As parts of my childhood get fuzzy with each passing year, my first sip of sorrel was too visceral to forget. My young palate recoiled at its complexity and strength, but it slowly grew into loving this vibrant drink steeped in my culture and “hibiscus.”
Like most parts of Diaspora cuisine, sorrel rarely gets to shine on its own. The seeds of hibiscus sabdariffa—not the hibiscus flower you may have seen in lush gardens—traveled to the Caribbean on slave ships. Able to thrive throughout the Tropics, the seeds took root, and West African drinks like zobo and bissap became sorrel.
Jamaica is the most well-known producer of this version of hibiscus, also known as roselle, partially thanks to the Latinx adoption of agua de jamaica. Black American red drink is occasionally its own form of sorrel, but these days can be any number of red punches. Roselle also grows throughout the Caribbean, and just like the nuance found in West Africa, every island has its own take.
Partially by virtue of being more populous nations in close proximity to the U.S., Jamaica and Haiti get most of the shine when it comes to West Indian culture. That means you’ve probably met more Jamaicans than say, someone from Guadeloupe, and made some broad assumptions about certain origin stories. Oral history isn’t heavy on dates, so who’s to say the various ginger-incorporating methods used in Jamaica came before or after Trinidad and Tobago’s savory addition of bay leaves to sorrel recipes?
While agua de jamaica is generally just sweetened tea made with roselle (and sometimes cinnamon), different Caribbean islands throw a variety of different ingredients into the mix. At the core of Jamaican sorrel is ginger and lime, but cloves, allspice, and/or orange peels can also join the party. The heat of each batch is controlled by what kind of ginger is added and when. As you move down the crescent of West Indian islands, only allspice and cinnamon enter optional territory. By the time you get to Trinidad and Tobago, bay leaves make a surprising entrance, and like in any pot of hot deliciousness, they make a huge difference that I cannot adequately put into words.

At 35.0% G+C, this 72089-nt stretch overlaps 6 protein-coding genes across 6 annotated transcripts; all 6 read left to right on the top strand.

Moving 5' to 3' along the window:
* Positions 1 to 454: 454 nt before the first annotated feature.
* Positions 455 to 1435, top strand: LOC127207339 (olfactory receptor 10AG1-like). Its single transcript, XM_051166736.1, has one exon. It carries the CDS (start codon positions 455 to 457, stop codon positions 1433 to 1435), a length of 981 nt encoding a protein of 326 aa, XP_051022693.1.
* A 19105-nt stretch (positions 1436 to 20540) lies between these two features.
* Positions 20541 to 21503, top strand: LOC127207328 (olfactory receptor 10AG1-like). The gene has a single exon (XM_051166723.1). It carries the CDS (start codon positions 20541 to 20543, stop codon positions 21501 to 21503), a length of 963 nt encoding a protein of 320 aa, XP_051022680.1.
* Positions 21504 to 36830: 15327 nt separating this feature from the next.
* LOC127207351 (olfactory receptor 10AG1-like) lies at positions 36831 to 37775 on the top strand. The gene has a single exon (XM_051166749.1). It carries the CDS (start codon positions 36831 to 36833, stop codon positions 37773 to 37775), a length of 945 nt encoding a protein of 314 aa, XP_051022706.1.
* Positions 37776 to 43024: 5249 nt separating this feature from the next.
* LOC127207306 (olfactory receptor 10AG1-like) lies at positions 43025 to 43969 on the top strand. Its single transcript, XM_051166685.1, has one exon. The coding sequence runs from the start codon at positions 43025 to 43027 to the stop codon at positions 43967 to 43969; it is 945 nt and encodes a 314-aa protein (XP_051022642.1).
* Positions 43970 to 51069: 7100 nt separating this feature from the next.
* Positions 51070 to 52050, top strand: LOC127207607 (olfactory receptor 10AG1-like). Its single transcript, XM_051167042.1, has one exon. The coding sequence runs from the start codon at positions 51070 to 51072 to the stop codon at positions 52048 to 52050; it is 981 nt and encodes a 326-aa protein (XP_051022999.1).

Roselle is harvested ahead of Christmastime—a period flush with carnivals throughout the West Indies. Sorrel’s deep red color and tart, sweet, and spicy flavor profile pair well with everything the season has to offer. On my island of Montserrat, Christmas Carnival is a fortnight of merriment, endless cups of the national dish goat water, and as many icy glasses of sorrel as you can handle. Whether you’re at a queen show (a pageant) or whining down the street in that day’s jump up (a parade with more audience participation), sorrel will be nearby to quench your thirst.
Whether spiked with rum or in its natural state, Montserratian sorrel reveres cloves—almost to the point of complete numbness in some cases (in a surprisingly good way!). Goat water, a stew best prepared over a fire to impart a smoky richness, carries a lot of heat from scotch bonnet pepper and/or chilis. Sorrel’s tartness and cloves provide a reprieve while its spices complement the stew’s flavors.
As a natural diuretic, sorrel should be enjoyed in moderation, regardless of its alcohol content. From experience, however, its taste and health benefits make it hard to resist another glass. A good source of beta carotene, vitamin C, and protein, this antioxidant is a gift that keeps giving. Anecdotally, it can even help ease menstrual cramps if consumed in the days leading up to a period.
If you’re sold on this miracle elixir, it’s easier to acquire and make than you think. You can find dried roselle in Asian and Latinx markets and sometimes in major grocery stores as “jamaica,” but packs of it are increasingly available online. Luckily, I live in a city where I can leave sorrel creation to the professionals, but I can still share some essential tips in lieu of a recipe:
Tips for making sorrel at home
1. Before attempting to make sorrel at home, thoroughly but gently rinse the flowers in a colander.
2. West Indian recipes have the benefits of fresh, whole spices. If you’re stuck with ground spices, I would recommend toasting them beforehand and increasing the amount the recipe calls for by at least half.
3. Cover your ingredients with boiling water; do not bring them all to a boil.
4. Steep at room temperature for at least 24 hours.
5. Sorrel should be a deep, ruby red color, but you can also dilute it for a more Christmassy tone.
6. Sorrel needs more sugar than you think, akin to Beyoncé’s lemonade recipe, even though everyone sweetens to their personal taste. You might need to pivot to artificial sweeteners, agave, or honey if you have health concerns like diabetes.